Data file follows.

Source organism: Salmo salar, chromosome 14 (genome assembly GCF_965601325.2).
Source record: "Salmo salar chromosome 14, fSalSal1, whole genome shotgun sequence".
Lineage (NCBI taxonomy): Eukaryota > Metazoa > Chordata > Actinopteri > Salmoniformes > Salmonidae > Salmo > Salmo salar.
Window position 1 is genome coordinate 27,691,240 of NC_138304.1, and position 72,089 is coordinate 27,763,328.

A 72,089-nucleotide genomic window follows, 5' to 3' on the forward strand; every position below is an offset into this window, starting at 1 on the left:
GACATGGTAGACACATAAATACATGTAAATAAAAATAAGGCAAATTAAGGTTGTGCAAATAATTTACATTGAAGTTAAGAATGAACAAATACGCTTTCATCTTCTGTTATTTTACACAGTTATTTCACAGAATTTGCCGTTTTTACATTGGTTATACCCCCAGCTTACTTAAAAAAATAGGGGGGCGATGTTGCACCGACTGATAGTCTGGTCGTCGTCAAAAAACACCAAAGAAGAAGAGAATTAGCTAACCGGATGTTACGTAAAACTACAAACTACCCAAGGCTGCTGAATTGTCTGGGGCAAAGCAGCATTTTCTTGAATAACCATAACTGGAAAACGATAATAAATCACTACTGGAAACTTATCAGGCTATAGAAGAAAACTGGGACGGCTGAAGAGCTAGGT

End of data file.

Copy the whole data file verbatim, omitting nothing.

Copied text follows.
Source organism: Salmo salar, chromosome 14 (genome assembly GCF_965601325.2).
Source record: "Salmo salar chromosome 14, fSalSal1, whole genome shotgun sequence".
Lineage (NCBI taxonomy): Eukaryota > Metazoa > Chordata > Actinopteri > Salmoniformes > Salmonidae > Salmo > Salmo salar.
Window position 1 is genome coordinate 27,691,240 of NC_138304.1, and position 72,089 is coordinate 27,763,328.

A 72,089-nucleotide genomic window follows, 5' to 3' on the forward strand; every position below is an offset into this window, starting at 1 on the left:
GACATGGTAGACACATAAATACATGTAAATAAAAATAAGGCAAATTAAGGTTGTGCAAATAATTTACATTGAAGTTAAGAATGAACAAATACGCTTTCATCTTCTGTTATTTTACACAGTTATTTCACAGAATTTGCCGTTTTTACATTGGTTATACCCCCAGCTTACTTAAAAAAATAGGGGGGCGATGTTGCACCGACTGATAGTCTGGTCGTCGTCAAAAAACACCAAAGAAGAAGAGAATTAGCTAACCGGATGTTACGTAAAACTACAAACTACCCAAGGCTGCTGAATTGTCTGGGGCAAAGCAGCATTTTCTTGAATAACCATAACTGGAAAACGATAATAAATCACTACTGGAAACTTATCAGGCTATAGAAGAAAACTGGGACGGCTGAAGAGCTAGGT